That ambition led to other opportunities at SL Controls client sites and in our other offices around the country.
“I went to work in the Galway office after about six months in Limerick,” Saoirse said. “I have a lot of friends in Galway who made the move a bit easier. My travels weren’t over, though, as I got an opportunity to go to Dublin to take on a specific role with a large pharmaceutical company for a fixed time period. It was fast-paced lab validation work that was very different from what I was used to, but it was a brilliant experience and has really stood by me ever since.
“After that period at the client site in Dublin, I returned to Galway where I am currently working on projects for some of the largest corporations in the world.”
What about the issue of getting more girls and young women to consider a career in engineering?
“Engineering is a male-dominated industry, but it is not a male industry. In my career so far, I have found a lot of support and encouragement. Also, in my field of engineering, the stereotype of engineers being male is gone.
“A lot of change is still needed, as I was one of only four girls in my university class out of 60 students. There are also considerably more working male engineers than female. Things are starting to change, though. At the end of my time at university, I could see that more women were starting to apply.
“My advice to any girls or young women is to go for it. If you want to be an engineer, you can do it if you are willing to put the work in and put yourself forward.”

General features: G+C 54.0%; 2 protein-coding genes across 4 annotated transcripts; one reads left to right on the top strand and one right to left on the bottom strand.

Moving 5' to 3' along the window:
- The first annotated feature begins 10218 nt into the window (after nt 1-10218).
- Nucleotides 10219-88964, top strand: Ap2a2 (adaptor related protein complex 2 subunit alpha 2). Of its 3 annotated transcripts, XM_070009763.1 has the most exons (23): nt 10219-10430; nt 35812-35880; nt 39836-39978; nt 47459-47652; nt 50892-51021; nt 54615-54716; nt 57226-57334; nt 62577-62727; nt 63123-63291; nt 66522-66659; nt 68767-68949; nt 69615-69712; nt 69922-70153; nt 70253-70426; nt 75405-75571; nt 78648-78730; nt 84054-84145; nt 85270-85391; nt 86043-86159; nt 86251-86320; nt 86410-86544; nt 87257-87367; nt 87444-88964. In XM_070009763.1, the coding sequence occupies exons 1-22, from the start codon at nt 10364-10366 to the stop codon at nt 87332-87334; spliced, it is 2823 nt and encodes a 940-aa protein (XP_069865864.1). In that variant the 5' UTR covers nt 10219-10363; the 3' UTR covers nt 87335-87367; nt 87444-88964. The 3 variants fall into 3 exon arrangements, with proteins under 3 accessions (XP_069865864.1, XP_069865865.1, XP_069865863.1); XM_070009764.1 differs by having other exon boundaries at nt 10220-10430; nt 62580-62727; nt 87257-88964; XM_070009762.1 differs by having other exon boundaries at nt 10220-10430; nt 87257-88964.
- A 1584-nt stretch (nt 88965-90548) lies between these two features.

Women in Engineering – Blessing Nwachukwu, Systems Engineer
As this is women in engineering week, we are looking at the stories of women currently working in engineering to explore their route into the profession and why they think engineering is a good career.
In today’s post, we talk to Blessing Nwachukwu, a Systems Engineer at SL Controls. Blessing is originally from Nigeria and made her way to her current role via an engineering degree in Romania. However, her passion for engineering pre-dates her time at university.
Blessing said: “From the age of six, I can remember I was always fixing things with my dad, passing him the tools he needed and doing what I could to help. He was a very industrious man and did most of the repairs in our house himself.